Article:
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Samrat Shrestha profile image Samrat Shrestha

How Does the 3D Scan Cleanup Process Work in Blender?

Discover the art of 3D scan cleanup in Blender – from mesh simplification to texture refinement, explore the transformative process for creating polished and realistic 3D models

Clean Up with Blender

Blender's 3D scan cleanup process involves a series of steps to refine and enhance scanned 3D models. First, the imported scan data is typically very dense, containing imperfections, noise, and unnecessary details. Blender offers powerful tools to simplify the mesh by reducing the number of vertices while preserving essential shapes. After simplification, artists employ various smoothing, sculpting, and retopology techniques to eliminate artifacts and irregularities. 

Texture painting and UV unwrapping can be applied to restore or enhance surface details. Additionally, Blender's powerful modifiers like Decimate and Subdivision Surface help optimize the 3D model further. The result is a cleaned-up, visually appealing 3D scan ready for texturing, rigging, and rendering within the Blender environment.

Merging the scan's geometry

When collaborating with a custom 3D modeling company, merging the scan's geometry in Blender is critical in the 3D scanning cleanup process. This involves seamlessly integrating multiple scans or scanned parts into a cohesive and coherent whole.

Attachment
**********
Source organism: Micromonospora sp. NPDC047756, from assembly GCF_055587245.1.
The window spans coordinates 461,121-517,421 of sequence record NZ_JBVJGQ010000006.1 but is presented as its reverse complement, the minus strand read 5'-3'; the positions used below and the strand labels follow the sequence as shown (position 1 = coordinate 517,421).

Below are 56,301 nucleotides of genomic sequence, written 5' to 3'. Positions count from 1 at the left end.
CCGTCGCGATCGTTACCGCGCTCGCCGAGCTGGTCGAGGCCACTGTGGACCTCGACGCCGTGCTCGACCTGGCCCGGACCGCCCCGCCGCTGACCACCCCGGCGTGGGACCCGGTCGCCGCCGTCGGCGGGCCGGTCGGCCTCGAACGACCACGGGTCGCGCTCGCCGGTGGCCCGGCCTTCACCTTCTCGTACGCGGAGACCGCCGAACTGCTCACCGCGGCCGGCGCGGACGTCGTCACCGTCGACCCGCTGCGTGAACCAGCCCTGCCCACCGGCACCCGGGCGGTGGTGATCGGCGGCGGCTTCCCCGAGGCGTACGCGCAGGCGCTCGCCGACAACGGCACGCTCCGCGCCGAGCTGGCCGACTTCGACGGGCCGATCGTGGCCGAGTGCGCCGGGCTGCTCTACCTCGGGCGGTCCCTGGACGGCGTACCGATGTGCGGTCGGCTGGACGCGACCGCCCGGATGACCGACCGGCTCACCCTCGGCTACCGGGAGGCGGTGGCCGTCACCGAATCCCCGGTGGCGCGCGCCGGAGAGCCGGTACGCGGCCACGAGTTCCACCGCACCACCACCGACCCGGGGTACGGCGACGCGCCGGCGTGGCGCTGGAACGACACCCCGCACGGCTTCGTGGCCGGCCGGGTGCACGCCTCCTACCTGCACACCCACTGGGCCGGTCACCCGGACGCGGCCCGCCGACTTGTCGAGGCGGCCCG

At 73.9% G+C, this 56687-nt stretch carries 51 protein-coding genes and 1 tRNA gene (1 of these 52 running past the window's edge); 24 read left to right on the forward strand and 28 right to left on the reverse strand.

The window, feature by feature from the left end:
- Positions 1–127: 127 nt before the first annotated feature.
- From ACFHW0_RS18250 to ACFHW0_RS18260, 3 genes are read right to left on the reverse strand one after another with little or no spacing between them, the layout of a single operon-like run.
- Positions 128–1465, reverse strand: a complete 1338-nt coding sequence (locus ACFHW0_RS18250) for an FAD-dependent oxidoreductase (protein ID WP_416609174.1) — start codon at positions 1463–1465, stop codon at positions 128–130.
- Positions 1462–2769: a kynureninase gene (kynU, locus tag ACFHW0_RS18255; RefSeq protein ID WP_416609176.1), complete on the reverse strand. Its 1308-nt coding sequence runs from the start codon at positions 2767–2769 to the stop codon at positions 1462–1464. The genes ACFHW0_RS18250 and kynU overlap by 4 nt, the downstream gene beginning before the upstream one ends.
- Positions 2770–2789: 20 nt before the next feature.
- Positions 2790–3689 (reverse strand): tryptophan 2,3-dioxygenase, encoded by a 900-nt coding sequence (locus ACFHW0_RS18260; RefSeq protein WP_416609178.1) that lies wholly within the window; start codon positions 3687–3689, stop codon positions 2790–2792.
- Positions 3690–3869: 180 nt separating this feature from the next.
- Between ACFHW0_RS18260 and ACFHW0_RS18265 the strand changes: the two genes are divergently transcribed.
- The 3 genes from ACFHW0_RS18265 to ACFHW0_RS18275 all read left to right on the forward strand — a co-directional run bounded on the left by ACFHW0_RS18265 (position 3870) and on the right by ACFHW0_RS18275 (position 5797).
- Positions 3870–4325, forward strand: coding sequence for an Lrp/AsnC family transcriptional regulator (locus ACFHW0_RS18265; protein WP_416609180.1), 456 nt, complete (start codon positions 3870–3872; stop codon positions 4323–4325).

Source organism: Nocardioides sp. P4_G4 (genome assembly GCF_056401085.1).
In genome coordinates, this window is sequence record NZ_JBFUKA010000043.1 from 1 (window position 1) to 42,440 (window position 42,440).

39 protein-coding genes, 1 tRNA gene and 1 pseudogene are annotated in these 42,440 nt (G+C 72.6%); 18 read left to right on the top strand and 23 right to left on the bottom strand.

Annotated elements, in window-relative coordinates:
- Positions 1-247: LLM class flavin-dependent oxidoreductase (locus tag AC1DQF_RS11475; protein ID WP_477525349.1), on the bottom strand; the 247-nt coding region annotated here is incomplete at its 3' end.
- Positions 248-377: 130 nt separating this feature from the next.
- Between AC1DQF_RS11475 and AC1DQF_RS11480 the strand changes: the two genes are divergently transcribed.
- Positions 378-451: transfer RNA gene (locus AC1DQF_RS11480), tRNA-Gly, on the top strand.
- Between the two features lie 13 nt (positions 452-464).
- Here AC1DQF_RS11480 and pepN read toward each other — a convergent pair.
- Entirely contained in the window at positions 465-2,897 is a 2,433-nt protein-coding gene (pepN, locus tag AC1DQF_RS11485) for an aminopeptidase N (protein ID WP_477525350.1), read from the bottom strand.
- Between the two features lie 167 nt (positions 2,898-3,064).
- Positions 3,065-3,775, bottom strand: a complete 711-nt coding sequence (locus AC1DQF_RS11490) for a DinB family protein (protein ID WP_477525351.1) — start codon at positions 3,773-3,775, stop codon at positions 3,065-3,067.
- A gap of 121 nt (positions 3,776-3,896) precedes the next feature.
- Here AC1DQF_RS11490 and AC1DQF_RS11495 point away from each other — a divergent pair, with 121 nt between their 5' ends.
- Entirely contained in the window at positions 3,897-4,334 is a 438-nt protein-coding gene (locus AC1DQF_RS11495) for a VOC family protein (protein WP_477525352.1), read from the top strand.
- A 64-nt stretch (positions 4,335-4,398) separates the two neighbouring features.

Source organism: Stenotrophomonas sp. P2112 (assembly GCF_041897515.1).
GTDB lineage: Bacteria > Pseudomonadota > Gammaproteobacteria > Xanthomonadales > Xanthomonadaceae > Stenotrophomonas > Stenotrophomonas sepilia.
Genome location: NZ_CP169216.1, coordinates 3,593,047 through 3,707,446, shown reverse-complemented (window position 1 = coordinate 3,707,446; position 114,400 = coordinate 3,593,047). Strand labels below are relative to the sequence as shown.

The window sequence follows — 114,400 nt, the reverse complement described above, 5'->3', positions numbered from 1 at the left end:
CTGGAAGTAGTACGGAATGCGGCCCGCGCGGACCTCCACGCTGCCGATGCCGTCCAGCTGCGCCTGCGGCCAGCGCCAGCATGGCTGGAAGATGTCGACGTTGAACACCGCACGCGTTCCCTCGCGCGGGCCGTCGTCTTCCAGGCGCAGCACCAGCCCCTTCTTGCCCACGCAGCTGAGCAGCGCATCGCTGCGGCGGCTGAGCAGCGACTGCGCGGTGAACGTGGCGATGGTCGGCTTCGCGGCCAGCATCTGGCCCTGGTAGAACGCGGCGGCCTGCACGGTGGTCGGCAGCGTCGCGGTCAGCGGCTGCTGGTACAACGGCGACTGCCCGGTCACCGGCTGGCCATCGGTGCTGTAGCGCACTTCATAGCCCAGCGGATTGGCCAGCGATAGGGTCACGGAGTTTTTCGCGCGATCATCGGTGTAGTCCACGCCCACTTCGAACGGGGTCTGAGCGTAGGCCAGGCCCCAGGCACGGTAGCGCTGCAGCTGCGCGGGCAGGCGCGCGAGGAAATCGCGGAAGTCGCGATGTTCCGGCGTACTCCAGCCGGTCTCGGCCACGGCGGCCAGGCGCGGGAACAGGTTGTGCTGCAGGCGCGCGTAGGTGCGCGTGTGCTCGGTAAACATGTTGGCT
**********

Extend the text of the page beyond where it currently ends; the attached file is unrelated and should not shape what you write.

Blender's robust capabilities in this area enable the precise alignment and fusion of scanned components, ensuring they fit together flawlessly. This process often entails using alignment and snapping tools to match corresponding vertices and edges, followed by mesh merging techniques to create a unified geometry. 

Its result is a consolidated 3D model that accurately represents the original object, refined to meet the specific requirements and quality standards of the custom 3D modeling company. It's also about allowing for a seamless transition into subsequent 3D design and production pipeline stages.

Scan orientation process

Scan clean up of a figure
  1. Importing Scans: The scan orientation process begins by importing 3D scan data into Blender, typically point clouds or mesh files.
  2. Alignment Tools: Blender provides tools to adjust the scan's position and orientation relative to the desired reference point or axis. This step ensures the scan's proper alignment within the 3D workspace.